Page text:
Brand designs: the NHS logo

First published in Health Service Journal, 19 February 2004

Draw a rectangle 2.4 times as wide as it is high and fill it with a colour known as Pantone Blue 300. Then, using the Frutiger Bold Italic font, fill it with the three capital initial letters of Europe’s biggest employer. Voila: a logo found on signs, stationery, vehicles, identity cards and uniforms across the country – and reproduced 144 times in a recent copy of this magazine.

The NHS logo, also known as ‘the blue lozenge’, was ordered for use by the now-defunct NHS management executive in March 1990. It was one among dozens of logos used by health service organisations, as they competed in the internal market. But in April 1999, with the internal market dead, the Department of Health told all NHS organisations to replace these with the single NHS logo within two years. They did not need instructions: indeed, according to the guidelines, redrawing is forbidden. Every organisation has its logotype – the logo, plus the namestyle of the individual body – generated by the DoH. The only bit of latitude is that ‘NHS blue’ can be replaced by black.

The move was pushed by then health secretary Frank Dobson. One source tells a story of how St Thomas’ hospital, within view of DoH’s headquarters, placed its refreshed logo on a big new sign without the NHS logo: “They were tartly reminded about it.”

The hoardings around all the private finance initiative hospital building projects also included the single logo – suggesting things were indeed getting better under New Labour. But away from spin, it created the potential for bulk purchases of branded goods, such as uniforms. And it stopped newly-created organisations, including hundreds of primary care trusts, commissioning brand identities at public expense, while providing a sense of continuity during the reorganisation.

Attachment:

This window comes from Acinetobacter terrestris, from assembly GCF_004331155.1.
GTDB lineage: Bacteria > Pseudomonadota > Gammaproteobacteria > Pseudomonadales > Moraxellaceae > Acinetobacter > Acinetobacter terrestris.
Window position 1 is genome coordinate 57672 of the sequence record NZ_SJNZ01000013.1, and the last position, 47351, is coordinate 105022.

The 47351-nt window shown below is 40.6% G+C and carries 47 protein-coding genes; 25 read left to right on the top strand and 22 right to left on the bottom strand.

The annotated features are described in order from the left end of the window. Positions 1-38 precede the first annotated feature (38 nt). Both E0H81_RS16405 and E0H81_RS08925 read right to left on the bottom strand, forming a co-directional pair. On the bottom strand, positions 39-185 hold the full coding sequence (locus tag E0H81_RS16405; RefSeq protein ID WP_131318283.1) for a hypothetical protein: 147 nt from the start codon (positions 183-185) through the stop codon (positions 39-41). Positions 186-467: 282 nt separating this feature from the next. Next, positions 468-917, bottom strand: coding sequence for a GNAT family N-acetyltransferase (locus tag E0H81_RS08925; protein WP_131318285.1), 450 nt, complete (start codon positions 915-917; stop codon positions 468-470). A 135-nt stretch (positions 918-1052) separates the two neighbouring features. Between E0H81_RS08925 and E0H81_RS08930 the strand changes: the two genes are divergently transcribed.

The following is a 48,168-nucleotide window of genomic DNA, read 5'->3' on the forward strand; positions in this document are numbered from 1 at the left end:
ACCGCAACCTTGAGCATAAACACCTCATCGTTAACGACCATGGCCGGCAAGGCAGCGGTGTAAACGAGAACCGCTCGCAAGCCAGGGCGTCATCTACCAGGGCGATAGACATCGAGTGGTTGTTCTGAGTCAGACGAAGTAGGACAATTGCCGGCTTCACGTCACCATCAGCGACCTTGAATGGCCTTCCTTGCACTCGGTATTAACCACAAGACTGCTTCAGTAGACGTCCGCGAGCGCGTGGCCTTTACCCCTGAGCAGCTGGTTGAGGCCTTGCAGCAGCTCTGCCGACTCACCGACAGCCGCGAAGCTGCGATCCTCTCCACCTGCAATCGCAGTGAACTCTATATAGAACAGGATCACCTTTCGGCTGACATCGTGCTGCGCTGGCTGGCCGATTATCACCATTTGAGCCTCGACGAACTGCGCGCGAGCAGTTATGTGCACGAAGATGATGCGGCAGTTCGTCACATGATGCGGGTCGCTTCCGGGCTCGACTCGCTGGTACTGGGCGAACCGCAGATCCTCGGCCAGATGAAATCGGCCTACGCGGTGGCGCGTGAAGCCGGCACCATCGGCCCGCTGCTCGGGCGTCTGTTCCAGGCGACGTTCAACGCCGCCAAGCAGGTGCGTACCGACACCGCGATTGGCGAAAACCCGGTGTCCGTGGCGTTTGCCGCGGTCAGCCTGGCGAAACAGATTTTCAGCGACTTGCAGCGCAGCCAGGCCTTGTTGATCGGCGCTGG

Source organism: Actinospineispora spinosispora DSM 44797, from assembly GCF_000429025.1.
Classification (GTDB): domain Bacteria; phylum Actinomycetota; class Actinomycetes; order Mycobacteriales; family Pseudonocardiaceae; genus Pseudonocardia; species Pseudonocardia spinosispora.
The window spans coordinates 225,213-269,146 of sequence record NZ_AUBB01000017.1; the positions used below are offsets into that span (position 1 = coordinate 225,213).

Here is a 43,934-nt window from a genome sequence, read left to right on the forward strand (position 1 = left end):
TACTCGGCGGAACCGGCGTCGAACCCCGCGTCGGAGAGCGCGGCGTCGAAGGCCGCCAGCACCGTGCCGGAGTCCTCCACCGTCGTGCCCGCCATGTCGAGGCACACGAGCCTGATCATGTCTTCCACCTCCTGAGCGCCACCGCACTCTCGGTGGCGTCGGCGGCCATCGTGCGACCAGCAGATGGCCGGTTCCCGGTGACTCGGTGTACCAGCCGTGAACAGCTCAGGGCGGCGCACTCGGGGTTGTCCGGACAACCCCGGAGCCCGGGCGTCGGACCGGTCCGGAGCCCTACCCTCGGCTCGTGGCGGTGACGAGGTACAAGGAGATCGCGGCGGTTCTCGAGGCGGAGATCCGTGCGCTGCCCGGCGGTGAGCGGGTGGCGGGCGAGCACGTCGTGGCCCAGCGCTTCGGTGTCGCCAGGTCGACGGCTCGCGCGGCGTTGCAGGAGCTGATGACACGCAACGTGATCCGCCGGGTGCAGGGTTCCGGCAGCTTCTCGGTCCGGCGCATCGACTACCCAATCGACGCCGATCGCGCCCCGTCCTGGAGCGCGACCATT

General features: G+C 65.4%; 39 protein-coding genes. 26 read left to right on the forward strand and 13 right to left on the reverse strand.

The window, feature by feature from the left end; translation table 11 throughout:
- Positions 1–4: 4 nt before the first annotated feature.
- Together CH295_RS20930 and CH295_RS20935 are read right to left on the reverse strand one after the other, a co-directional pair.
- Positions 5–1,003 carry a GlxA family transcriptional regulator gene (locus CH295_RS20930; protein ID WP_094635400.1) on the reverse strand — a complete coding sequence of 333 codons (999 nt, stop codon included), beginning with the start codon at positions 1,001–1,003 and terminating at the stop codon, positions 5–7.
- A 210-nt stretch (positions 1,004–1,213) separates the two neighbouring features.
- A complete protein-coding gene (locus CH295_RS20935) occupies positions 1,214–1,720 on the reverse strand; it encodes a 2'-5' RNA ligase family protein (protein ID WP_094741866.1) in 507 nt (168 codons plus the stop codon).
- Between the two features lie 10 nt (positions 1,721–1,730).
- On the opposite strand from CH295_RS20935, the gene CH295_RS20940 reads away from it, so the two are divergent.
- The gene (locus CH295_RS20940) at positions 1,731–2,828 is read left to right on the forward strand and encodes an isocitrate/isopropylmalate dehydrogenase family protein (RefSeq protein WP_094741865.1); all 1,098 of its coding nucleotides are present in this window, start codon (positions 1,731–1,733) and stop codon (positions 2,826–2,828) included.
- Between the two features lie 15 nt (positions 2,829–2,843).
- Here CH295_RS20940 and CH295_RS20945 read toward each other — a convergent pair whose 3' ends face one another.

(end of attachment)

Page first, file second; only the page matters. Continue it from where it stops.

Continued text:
“The NHS branding made it very clear it was the NHS, regardless of the organisation,” says Nick Samuels, director of communications at Barnet and Chase Farm Hospitals trust. “The NHS is the reassuring and the confirmatory factor.”

The single logo arrived in time to be used by new nationally available services, such as NHS Direct. Last July, a DoH paper suggested it may be extended to pharmacies.

Nottingham University lecturer in pharmacy practice Dr Nicola Gray has conducted research on how 11-19 year olds find health information online. Whereas those in the US searched for media brands such as TV channel Discovery Health or Encyclopaedia Britannica, many in the UK looked for the NHS.

Dr Gray thinks this may well have more to do with her subjects knowing members of NHS staff than any branding. But one teenager claimed: “With health, if it has a logo, you know that you can trust it.” Having said that, he also believed that calls to NHS Direct costs £1 a minute.

How good is the logo? Saffron Brand Consultants chair Wally Olins is lukewarm: “I don’t think much of it, but I don’t think it’s that important. Even if it was a good piece of work, it wouldn’t make any difference. It’s not a bad piece of work, it’s mediocre.”

Mr Olins believes that rebranding must be accompanied by actual changes. “It makes sense to rebrand when you know things are getting better, and then a rebrand can help them get better still,” he says. “When I worked on the rebrand of BT [in the 1980s], the service was improving. It had the impact that people felt BT was trying, and changing.”